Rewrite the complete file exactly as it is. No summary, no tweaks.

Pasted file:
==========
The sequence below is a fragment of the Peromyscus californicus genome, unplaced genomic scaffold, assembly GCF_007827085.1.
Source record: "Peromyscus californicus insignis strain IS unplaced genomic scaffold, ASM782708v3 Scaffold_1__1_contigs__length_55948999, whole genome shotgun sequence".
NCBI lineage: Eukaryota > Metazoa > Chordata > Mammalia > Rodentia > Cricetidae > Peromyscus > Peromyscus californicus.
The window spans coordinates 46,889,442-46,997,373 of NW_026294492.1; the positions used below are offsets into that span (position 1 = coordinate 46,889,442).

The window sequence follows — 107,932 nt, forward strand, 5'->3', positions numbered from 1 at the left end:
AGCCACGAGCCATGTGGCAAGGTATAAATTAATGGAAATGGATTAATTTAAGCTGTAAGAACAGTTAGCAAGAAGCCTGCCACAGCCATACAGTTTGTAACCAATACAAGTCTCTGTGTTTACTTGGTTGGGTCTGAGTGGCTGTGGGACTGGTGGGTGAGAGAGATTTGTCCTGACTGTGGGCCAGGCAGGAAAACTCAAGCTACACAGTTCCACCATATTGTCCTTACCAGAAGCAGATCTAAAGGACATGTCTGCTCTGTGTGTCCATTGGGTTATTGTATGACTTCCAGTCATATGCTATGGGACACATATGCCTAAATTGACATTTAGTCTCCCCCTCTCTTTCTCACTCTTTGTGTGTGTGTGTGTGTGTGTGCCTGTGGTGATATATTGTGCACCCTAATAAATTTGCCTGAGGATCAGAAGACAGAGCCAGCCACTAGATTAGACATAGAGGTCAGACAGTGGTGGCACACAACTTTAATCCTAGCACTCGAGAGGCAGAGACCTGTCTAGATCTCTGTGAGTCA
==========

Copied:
The sequence below is a fragment of the Peromyscus californicus genome, unplaced genomic scaffold, assembly GCF_007827085.1.
Source record: "Peromyscus californicus insignis strain IS unplaced genomic scaffold, ASM782708v3 Scaffold_1__1_contigs__length_55948999, whole genome shotgun sequence".
NCBI lineage: Eukaryota > Metazoa > Chordata > Mammalia > Rodentia > Cricetidae > Peromyscus > Peromyscus californicus.
The window spans coordinates 46,889,442-46,997,373 of NW_026294492.1; the positions used below are offsets into that span (position 1 = coordinate 46,889,442).

The window sequence follows — 107,932 nt, forward strand, 5'->3', positions numbered from 1 at the left end:
AGCCACGAGCCATGTGGCAAGGTATAAATTAATGGAAATGGATTAATTTAAGCTGTAAGAACAGTTAGCAAGAAGCCTGCCACAGCCATACAGTTTGTAACCAATACAAGTCTCTGTGTTTACTTGGTTGGGTCTGAGTGGCTGTGGGACTGGTGGGTGAGAGAGATTTGTCCTGACTGTGGGCCAGGCAGGAAAACTCAAGCTACACAGTTCCACCATATTGTCCTTACCAGAAGCAGATCTAAAGGACATGTCTGCTCTGTGTGTCCATTGGGTTATTGTATGACTTCCAGTCATATGCTATGGGACACATATGCCTAAATTGACATTTAGTCTCCCCCTCTCTTTCTCACTCTTTGTGTGTGTGTGTGTGTGTGTGCCTGTGGTGATATATTGTGCACCCTAATAAATTTGCCTGAGGATCAGAAGACAGAGCCAGCCACTAGATTAGACATAGAGGTCAGACAGTGGTGGCACACAACTTTAATCCTAGCACTCGAGAGGCAGAGACCTGTCTAGATCTCTGTGAGTCA